How is Abigail Williams a hypocrite  in The Crucible?When she says "I want the light of God, I want the sweet love of Jesus...I go back to Jesus." at the end of Act 1, could this be an example of...

How is Abigail Williams a hypocrite  in The Crucible?

When she says "I want the light of God, I want the sweet love of Jesus...I go back to Jesus." at the end of Act 1, could this be an example of hypocrisy?  She is saying she loves God and follows him, but she really fuels the witch trials and is seen as a devil-like character, by blaming witchcraft on other women and so forth.  Is this correct?

Expert Answers
Ashley Kannan eNotes educator| Certified Educator

You are absolutely correct in your assertions.  Your analysis is dead on because Abigail is invoking the name of the God or the divine to advance her own personal agenda. Her claims of witchcraft are fradualent as well as her desire to "Want to the light of God."  We see as early as Act I that she knows all of what is being said about witches and such is false and that she only covets John Proctor.  She shows little devotion to the divine, but is savvy enough to understand that her social order is theocratic, so in playing to it, she gains public support while being able to advance her own agenda.  The only modification I would suggest in your analysis is when you argue that Abigail is "seen" as devil- like character.  The only change I would feel here would be that Abigail is not really seen as a devil- like character as much as she acts as one.  The town believes her claims of others being a witch and this is something that happens as a result of her own perception of authenticity.  I think she is a "devil- like" character who is able to utilize the social order's faith and fear in the divine to advance her own agenda, making her a hypocrite.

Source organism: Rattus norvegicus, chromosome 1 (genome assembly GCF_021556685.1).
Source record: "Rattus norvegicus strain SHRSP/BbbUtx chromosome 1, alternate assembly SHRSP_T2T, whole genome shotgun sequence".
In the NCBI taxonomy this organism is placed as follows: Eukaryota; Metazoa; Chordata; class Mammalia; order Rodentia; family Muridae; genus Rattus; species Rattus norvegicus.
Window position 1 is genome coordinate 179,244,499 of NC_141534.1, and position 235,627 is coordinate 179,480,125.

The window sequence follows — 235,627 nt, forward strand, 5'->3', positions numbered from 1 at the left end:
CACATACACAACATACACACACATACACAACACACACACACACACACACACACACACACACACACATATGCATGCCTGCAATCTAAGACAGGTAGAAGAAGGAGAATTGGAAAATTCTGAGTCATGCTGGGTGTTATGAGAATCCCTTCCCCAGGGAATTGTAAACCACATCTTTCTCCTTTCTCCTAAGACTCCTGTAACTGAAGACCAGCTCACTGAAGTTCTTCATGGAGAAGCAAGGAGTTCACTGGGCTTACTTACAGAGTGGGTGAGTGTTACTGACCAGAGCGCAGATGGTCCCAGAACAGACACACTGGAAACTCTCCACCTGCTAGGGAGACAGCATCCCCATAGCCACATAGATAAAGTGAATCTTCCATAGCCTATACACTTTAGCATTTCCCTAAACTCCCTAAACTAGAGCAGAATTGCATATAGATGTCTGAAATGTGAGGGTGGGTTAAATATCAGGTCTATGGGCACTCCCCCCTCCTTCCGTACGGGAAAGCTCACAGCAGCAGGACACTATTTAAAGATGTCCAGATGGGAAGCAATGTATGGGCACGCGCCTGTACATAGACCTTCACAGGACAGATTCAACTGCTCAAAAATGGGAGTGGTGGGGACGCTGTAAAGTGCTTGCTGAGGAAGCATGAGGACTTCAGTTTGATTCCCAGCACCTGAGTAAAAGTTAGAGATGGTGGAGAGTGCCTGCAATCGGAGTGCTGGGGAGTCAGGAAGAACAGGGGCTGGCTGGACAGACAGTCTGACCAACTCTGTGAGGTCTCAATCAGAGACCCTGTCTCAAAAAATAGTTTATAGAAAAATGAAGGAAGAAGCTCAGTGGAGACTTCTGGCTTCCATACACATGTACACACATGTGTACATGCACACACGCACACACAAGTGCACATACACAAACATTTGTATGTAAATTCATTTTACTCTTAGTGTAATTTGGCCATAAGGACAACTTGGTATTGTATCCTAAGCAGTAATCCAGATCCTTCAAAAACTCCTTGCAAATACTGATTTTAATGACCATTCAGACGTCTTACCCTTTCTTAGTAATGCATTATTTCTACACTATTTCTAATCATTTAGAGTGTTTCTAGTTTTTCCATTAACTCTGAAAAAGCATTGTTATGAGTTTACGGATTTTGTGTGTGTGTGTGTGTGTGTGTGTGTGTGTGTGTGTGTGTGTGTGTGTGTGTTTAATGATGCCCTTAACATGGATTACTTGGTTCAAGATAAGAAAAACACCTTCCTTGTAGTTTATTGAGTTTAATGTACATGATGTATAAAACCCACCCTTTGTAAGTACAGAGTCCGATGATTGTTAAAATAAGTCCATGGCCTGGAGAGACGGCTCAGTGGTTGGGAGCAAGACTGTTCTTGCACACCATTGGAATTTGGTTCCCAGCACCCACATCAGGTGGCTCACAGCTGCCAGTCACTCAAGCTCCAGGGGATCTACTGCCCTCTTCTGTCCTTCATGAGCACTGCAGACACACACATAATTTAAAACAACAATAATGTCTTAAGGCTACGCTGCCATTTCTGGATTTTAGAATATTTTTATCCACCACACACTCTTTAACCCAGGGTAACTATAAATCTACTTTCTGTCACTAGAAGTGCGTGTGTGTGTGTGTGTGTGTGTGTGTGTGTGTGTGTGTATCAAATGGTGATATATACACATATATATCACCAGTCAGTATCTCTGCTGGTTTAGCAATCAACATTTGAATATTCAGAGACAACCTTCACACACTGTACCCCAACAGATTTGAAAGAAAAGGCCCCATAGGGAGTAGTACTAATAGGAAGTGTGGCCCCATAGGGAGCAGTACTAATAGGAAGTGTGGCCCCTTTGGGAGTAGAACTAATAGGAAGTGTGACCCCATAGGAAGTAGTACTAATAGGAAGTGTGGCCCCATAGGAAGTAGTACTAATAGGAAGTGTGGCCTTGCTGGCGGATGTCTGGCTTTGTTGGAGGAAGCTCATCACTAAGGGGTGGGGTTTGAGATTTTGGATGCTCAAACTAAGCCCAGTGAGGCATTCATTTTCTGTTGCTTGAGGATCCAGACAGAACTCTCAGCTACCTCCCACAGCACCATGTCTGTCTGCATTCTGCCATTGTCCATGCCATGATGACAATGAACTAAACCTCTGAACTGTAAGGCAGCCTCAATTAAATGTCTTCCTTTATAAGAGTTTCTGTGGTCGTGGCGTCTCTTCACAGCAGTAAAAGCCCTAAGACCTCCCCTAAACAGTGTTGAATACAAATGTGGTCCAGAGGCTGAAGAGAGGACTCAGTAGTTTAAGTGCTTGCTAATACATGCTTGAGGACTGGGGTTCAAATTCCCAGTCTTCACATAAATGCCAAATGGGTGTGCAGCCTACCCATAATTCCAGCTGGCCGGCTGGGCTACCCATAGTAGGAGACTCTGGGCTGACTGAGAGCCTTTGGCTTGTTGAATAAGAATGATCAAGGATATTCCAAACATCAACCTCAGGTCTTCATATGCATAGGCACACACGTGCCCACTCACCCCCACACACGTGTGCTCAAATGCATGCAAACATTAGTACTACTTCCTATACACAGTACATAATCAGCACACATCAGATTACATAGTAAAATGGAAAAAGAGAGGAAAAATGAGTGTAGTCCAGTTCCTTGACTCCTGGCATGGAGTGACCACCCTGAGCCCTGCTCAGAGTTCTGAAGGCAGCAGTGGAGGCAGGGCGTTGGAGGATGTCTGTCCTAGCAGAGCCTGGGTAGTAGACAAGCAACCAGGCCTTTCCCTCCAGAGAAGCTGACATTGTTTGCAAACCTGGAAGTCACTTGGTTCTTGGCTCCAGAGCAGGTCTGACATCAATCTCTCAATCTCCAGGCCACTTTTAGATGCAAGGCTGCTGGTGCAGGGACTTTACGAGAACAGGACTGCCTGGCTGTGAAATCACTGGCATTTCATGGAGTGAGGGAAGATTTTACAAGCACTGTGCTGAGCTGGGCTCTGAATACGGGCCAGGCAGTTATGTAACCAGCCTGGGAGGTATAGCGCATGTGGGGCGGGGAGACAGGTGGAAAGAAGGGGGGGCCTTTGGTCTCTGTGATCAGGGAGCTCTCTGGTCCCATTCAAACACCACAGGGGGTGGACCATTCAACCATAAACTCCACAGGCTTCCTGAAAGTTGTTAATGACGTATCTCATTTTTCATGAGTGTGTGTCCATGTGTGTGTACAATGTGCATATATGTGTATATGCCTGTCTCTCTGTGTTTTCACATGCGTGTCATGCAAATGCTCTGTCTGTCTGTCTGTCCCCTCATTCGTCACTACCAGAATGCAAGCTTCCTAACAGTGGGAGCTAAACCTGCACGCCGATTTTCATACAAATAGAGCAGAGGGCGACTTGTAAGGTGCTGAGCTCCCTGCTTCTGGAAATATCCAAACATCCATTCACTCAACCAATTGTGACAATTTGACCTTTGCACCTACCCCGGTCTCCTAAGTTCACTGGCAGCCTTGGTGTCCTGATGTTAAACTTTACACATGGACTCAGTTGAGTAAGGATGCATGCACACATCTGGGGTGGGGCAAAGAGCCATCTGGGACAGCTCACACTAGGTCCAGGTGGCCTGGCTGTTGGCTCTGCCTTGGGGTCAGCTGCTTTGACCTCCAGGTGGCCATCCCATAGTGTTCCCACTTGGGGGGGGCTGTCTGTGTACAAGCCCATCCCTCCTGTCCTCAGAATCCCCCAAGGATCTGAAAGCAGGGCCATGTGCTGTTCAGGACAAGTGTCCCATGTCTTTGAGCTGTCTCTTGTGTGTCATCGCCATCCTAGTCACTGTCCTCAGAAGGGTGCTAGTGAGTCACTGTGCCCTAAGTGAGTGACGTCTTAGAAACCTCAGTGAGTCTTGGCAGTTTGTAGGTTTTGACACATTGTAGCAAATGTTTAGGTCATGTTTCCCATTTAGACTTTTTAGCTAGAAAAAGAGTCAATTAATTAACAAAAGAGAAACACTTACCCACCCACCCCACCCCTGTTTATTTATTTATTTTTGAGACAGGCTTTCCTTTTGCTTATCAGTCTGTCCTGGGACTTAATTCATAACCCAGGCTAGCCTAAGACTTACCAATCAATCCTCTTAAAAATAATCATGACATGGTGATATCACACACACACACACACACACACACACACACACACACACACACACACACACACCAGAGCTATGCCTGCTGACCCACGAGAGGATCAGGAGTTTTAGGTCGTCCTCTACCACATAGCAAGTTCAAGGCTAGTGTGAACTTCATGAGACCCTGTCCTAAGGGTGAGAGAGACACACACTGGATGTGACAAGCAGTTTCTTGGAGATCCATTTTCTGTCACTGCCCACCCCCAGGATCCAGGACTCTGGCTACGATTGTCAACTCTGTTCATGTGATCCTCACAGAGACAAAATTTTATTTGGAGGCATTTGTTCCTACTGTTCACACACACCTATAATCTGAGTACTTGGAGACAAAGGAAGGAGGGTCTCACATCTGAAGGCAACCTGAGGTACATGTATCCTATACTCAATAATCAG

thetall eNotes educator| Certified Educator

Abigail Williams is a hypocrite, and her true character is exposed when she steals from her uncle and runs away. She pretends to be righteous and innocent by invoking the name of God, but her true intentions are far from what she claims.

Several innocent lives are lost because of her false testimony. She commits adultery with Mr. Proctor and later asks him to leave his wife. When Mr. Proctor rejects her proposal, she frames Mrs. Proctor for witchcraft. Mrs. Proctor is arrested despite protests from her husband. She is charged with witchcraft, an offense carrying the penalty of death. Mr. Proctor comes clean about his previous relationship with Abigail in an attempt to save his wife. Abigail commits perjury and refutes the claims by Mr. Proctor.

Strong evidence, including the quote, points to Abigail being a hypocrite because she pretends to be innocent when in front of the court and presents her conniving nature when away from the public.

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The Crucible

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